Acute methemoglobinemia after a blast injury: a case report

Article information

J Trauma Inj. 2022;35(Suppl 1):S15-S17
Publication date (electronic) : 2021 December 10
doi :
1Department of Critical Care Medicine, Armed Forces Capital Hospital, Seongnam, Korea
2Armed Forces Trauma Center, Armed Forces Capital Hospital, Seongnam, Korea
3Division of Cardiology, Department of Internal Medicine, Armed Forces Capital Hospital, Seongnam, Korea
Correspondence to Hojun Lee, MD Armed Forces Trauma Center, Armed Forces Capital Hospital, 81 Saemaeul-ro 177beon-gil, Bundang-gu, Seongnam 13574, Korea Tel: +82-31-789-2848 E-mail:
Received 2021 September 5; Revised 2021 November 29; Accepted 2021 December 1.


Methemoglobin is a structurally modified form of hemoglobin incapable of binding oxygen, and elevated levels of methemoglobin cause tissue hypoxia. Occupational exposure to 2,4,6-trinitrotoluene, commonly called trinitrotoluene, causes methemoglobinemia. This case report describes a 27-year-old male sergeant who developed methemoglobinemia upon exposure to trinitrotoluene after a blast injury while welding the walls of tank shells. This is the first case of its kind in Korea. The patient had multiple burns in his abdomen and open fractures in his right leg. While his body temperature, heart rate, respiratory rate, arterial blood pressure, and chest X-ray were normal, arterial gas analysis revealed acute (methemoglobinemia concentration, 13.5%; oxygen saturation, 92.0%), probably caused by nitroglycerin exposure. Aspiration and adsorption through the skin and respiratory system were suspected to be the routes of entry. His methemoglobinemia normalized after 4 days after treating the wounds surgically, administering oxygen therapy, and performing blood transfusion.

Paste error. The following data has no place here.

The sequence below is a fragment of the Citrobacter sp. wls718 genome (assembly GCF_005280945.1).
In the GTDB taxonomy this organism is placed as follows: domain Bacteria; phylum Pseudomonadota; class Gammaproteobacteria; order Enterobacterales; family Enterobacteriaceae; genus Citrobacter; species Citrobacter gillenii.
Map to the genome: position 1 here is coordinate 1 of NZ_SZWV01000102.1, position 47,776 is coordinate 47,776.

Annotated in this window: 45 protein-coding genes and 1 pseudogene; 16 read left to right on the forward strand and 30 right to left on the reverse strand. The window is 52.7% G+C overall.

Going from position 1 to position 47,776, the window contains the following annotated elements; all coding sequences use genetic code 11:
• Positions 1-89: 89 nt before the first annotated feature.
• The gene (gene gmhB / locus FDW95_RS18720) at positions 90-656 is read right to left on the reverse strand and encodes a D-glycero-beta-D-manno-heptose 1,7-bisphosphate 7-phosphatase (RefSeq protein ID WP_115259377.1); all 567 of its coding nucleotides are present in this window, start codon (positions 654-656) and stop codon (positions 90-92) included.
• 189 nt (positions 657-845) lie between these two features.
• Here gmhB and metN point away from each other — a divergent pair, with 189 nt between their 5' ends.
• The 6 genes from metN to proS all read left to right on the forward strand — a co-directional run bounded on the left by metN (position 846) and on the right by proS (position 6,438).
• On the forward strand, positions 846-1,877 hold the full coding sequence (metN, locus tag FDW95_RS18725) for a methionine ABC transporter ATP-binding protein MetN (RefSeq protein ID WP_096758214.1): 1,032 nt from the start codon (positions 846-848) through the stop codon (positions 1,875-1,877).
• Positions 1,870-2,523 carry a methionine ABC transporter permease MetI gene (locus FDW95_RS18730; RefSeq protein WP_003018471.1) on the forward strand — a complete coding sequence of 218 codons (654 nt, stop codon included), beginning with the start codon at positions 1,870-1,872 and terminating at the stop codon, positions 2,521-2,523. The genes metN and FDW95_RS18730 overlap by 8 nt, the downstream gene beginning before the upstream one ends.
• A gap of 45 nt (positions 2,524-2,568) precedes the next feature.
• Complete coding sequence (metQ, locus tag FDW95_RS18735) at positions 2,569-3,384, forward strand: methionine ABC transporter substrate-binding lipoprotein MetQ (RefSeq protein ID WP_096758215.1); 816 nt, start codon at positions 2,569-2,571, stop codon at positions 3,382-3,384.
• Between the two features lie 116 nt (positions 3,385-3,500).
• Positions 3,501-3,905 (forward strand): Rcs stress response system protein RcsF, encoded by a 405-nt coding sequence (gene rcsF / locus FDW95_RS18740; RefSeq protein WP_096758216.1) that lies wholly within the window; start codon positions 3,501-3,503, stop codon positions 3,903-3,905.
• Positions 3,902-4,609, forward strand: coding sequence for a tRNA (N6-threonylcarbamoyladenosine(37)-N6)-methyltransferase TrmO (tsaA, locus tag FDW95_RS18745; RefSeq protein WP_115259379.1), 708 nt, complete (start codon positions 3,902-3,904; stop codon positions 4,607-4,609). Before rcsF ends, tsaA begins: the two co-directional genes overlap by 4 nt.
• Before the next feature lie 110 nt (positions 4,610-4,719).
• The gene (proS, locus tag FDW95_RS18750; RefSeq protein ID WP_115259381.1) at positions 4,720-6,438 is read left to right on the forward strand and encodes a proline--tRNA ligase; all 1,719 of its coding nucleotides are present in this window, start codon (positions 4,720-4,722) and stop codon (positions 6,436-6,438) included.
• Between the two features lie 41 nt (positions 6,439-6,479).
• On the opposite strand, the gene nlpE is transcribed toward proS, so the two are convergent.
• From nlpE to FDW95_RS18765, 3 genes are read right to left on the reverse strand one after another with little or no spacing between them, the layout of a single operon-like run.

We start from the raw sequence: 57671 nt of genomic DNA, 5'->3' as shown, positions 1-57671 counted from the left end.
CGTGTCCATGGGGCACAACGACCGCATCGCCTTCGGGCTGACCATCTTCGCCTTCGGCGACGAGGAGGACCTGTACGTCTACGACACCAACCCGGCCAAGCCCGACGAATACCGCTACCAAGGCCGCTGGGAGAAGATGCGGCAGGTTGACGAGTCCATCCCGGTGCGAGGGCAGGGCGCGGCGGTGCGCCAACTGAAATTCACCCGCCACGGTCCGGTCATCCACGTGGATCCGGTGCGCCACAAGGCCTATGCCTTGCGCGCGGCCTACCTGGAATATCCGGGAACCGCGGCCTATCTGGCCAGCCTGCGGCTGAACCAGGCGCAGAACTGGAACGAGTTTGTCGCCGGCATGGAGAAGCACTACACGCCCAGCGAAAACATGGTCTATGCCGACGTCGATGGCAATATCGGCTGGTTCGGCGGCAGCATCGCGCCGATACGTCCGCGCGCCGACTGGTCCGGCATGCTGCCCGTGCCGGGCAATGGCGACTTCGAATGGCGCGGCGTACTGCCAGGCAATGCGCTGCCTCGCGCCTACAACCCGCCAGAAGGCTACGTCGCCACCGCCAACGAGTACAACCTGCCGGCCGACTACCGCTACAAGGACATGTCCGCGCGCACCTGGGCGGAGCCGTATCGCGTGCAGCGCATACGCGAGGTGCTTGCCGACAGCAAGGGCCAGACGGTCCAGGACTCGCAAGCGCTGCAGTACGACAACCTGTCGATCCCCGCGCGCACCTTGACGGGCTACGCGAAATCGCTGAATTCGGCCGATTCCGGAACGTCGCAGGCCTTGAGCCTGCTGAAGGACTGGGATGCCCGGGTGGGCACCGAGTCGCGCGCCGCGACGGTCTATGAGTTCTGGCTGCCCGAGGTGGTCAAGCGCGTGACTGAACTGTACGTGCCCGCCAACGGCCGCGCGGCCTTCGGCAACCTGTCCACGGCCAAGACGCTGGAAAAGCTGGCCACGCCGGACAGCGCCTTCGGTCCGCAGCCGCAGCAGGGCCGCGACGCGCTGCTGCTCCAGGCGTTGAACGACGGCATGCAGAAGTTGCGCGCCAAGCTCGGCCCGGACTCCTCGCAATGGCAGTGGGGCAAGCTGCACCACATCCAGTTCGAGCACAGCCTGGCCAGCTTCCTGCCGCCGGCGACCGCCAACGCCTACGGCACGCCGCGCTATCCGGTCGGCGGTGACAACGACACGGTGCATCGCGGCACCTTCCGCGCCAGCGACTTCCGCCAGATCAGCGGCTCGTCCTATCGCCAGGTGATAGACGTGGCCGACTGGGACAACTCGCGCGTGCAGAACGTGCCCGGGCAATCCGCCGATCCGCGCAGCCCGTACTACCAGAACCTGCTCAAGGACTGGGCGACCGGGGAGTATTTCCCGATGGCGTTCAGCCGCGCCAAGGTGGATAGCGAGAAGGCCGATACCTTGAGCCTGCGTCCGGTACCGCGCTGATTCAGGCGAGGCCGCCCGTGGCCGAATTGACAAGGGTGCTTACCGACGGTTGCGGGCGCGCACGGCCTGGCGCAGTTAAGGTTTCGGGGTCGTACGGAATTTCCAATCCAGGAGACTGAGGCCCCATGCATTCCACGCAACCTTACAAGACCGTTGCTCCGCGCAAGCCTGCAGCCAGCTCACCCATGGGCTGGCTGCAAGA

Methemoglobin (MetHb) is a modified form of hemoglobin, in which Fe2+ (ferrous ion) is oxidized to Fe3+ (ferric ion). MetHb cannot bind oxygen; hence, it cannot carry oxygen. 2,4,6-trinitrotoluene (TNT) is a well-known explosive material. Methemoglobinemia induced by occupational exposure to TNT has been previously reported [1,2]. However, this is the first report describing the occurrence of methemoglobinemia in a man who was exposed to a blast injury while manipulating a TNT bomb in Korea.